Healthcare and Medicine Reference
In-Depth Information
Appendix
A note on the meridians of latitude:
the work of Dr Louis Schultz (1927-2007)
this topic concerns itself primarily with the myofascial
connections that run the full length of the body and
limbs, the longitudinal meridians if you will. What we
have described, of course, are only a few of the myriad
fascial connections within the body. Another set, identi-
fied and written about by the late Dr Louis Schultz and
Dr Rosemary Feitis, DO, 1 are local horizontal bands or
straps within the body's myofascia, which act somewhat
like retinacula. Like the retinacula at the ankle or wrist,
they are thickenings in the deep investing layer of fascia
and in the areolar layer of loose connective tissue (super-
ficial to the myofascial layers we have been discussing;
see also the discussion of Guimberteau's exploration of
this layer at the end of Ch. 1) which restrain, for better or
worse, the movement of the underlying tissues.
The Endless Web, written by Dr Schultz and Dr Feitis,
discusses these body retinacula in detail. However, I
learned these ideas from Dr Schultz, to whom I owe a
deep debt of gratitude. Ideas in this topic about fascial
embryology and fascial connectivity were all inspired
by his teaching, and the myofascial meridians described
are extensions of his original concept.
These straps are not described in traditional anatomy
texts, but are readily visible and often palpable in the
more superficial layers of tissue. Figure A1.1 shows
seven bands commonly seen in the torso. The bands are
variable in their exact positioning and in their degree of
tension or binding.
The chest strap - roughly corresponding to the loca-
tion of a bra strap - is visible on most people in the front,
at or just above the level of the xiphoid. It is easy to see
how excessive tightness or binding in this strap would
restrict breathing, as well as the free movement of the
SFL, FFL, and SPL in the superficial musculature under
the strap. The other straps are more variable, but readily
identifiable in many people. Since the bands lie super-
ficially, they tend to restrict fat deposition; bands can
often be identified in adipose tissue contours.
These straps can restrict or divert the pull through
the superficial myofascial meridians, linking the lines
together at a horizontal level, or restricting the free flow
of movement through a meridian where it passes under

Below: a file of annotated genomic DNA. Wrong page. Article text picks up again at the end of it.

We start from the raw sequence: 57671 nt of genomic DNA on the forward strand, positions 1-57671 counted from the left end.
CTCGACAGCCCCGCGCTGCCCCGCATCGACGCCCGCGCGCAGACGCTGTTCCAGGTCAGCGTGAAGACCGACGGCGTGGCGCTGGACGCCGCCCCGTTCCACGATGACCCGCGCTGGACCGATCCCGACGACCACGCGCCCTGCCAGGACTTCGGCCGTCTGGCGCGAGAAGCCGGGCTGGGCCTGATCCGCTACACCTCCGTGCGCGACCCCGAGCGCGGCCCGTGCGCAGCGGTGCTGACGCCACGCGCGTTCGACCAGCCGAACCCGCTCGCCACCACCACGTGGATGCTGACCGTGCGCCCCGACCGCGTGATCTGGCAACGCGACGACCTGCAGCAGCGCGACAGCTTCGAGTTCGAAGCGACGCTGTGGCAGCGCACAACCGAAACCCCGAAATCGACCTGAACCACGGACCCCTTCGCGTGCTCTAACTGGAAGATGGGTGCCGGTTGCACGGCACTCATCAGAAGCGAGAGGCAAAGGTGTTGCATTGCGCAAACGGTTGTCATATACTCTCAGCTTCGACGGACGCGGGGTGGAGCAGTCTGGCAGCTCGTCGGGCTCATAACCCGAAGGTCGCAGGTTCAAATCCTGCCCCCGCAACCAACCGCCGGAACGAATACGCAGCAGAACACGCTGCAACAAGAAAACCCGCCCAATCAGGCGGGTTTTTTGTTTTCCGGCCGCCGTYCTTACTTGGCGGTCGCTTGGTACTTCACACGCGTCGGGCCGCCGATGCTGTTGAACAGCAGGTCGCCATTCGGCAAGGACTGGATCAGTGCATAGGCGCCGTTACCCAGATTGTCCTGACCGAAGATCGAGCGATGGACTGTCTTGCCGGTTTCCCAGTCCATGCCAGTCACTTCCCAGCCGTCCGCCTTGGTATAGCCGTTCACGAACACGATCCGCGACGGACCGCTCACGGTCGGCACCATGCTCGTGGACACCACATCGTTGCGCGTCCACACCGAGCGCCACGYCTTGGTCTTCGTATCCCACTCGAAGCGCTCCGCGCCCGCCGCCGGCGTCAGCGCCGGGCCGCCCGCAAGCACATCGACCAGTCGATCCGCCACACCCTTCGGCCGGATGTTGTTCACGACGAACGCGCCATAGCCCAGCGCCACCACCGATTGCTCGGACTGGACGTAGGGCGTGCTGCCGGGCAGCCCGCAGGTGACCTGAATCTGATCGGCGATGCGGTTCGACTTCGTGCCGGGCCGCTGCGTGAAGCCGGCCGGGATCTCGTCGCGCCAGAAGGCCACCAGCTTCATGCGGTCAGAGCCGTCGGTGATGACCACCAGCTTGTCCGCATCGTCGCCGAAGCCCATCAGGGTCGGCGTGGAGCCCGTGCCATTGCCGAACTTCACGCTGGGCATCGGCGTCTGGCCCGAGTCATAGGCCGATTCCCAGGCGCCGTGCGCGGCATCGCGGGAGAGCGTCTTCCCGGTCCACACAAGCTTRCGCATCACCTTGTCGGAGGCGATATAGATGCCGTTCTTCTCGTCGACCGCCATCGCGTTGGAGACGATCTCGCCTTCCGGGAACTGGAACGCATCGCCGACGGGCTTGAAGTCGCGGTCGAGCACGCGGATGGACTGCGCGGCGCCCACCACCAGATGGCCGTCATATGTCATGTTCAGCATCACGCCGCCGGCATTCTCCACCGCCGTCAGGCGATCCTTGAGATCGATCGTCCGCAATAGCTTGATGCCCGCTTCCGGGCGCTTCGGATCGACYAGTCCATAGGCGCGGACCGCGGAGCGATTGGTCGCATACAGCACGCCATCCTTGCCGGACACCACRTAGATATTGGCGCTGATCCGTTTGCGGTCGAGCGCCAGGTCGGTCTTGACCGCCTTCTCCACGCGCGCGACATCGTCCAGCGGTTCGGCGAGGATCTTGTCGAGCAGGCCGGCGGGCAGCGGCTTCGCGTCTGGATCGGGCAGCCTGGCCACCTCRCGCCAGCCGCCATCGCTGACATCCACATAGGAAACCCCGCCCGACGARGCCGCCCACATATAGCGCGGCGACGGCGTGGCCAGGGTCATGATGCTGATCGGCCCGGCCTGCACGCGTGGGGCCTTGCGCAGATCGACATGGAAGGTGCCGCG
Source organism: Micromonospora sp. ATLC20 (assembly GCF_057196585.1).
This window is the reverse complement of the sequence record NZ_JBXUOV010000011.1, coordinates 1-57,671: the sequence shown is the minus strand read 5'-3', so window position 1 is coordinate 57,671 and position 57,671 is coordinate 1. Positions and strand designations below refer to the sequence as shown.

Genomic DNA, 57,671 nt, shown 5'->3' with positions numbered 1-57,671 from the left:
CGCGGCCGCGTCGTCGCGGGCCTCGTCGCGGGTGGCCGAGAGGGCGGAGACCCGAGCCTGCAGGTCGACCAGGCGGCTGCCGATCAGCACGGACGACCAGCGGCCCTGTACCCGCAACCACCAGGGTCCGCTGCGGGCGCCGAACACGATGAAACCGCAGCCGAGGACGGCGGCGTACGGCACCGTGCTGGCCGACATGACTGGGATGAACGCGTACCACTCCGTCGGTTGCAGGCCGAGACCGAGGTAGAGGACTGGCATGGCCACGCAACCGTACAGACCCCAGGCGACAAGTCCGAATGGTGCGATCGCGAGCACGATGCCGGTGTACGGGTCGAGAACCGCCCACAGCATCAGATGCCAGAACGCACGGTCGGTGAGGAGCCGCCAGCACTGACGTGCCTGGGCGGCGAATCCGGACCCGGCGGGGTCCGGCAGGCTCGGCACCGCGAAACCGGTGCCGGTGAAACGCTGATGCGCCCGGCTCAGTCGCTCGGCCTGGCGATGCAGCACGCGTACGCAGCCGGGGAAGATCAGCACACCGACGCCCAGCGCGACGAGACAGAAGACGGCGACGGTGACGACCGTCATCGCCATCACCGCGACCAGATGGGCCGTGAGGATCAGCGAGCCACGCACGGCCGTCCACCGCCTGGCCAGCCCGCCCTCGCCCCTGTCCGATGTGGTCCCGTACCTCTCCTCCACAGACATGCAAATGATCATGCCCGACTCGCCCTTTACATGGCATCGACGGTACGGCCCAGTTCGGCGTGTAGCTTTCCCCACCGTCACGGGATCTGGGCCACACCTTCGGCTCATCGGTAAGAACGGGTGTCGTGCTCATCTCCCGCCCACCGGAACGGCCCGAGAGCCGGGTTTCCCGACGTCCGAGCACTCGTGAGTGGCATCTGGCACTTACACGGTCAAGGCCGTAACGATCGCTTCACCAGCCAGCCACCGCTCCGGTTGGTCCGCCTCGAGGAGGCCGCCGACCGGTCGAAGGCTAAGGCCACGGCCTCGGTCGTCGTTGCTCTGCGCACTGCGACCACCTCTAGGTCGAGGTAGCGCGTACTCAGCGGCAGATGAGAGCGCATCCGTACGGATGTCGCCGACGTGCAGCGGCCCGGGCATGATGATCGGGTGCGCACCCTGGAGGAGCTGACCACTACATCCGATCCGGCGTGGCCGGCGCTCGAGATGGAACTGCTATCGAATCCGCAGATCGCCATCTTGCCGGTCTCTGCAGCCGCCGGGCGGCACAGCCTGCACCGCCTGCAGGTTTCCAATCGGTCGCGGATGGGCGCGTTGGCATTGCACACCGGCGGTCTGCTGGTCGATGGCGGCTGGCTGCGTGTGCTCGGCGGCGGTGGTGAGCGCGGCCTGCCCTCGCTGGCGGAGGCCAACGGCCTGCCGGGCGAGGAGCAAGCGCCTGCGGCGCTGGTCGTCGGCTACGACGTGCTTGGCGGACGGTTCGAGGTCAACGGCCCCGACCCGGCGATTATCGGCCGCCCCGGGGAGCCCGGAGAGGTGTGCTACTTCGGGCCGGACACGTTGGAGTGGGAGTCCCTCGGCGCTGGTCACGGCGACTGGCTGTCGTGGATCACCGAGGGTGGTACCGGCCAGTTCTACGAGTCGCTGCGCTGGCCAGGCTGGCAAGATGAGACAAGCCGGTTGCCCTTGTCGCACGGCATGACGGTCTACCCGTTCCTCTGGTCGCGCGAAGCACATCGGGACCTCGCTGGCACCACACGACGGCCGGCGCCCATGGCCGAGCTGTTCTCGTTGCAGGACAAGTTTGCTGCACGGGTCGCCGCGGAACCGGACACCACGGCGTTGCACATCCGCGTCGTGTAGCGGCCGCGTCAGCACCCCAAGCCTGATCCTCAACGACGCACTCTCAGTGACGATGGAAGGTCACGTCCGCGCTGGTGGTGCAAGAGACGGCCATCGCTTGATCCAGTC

the strap.
In structural or postural misalignment the binding
nature of the straps is increased to try to stabilize an
unstable structure. Interestingly the straps occur at the
level of the spinal junctions (Fig. A1.2):
• the sphenobasilar junction connects with the eye
band;
• the craniocervical junction connects with the chin
band;
• the cervicothoracic junction connects with the collar
band;
• the dorsal hinge (a functional mid-thoracic hinge,
usually around the level of T6) connects with the
chest band;
• the thoracolumbar junction connects with the
umbilical band;
• the sacrolumbar junction connects with the inguinal
band;
• the sacrococcygeal junction connects with the groin
band.
The temptation to further link these levels with the
autonomic plexi or endocrine gland is strong but
resistible.
Schultz and Feitis offer some intriguing anecdotal
correlates to emotional and developmental events in
connection with these bands. Since our purpose here is
less explanatory and more descriptive, we simply point
out the empirical existence of these bands and refer the
reader to The Endless Web for further development of
these and other related ideas.
1. The lowest band in the torso (pubic band) extends
from the pubic bone in front across the groin
(which is thereby shortened), around the hip
bones (the greater trochanter of the femur), and
across the buttocks, including the junction of the
sacrum and coccyx.
2. The band across the lower abdomen (inguinal
band) is frequently more prominent in men. It
connects the two projections of the pelvic bones in
front (the anterior superior spines of the ilia). It
usually dips slightly downward in front, like an
inverted arch. Its lower margin tends to include
the inguinal ligament, connecting the band
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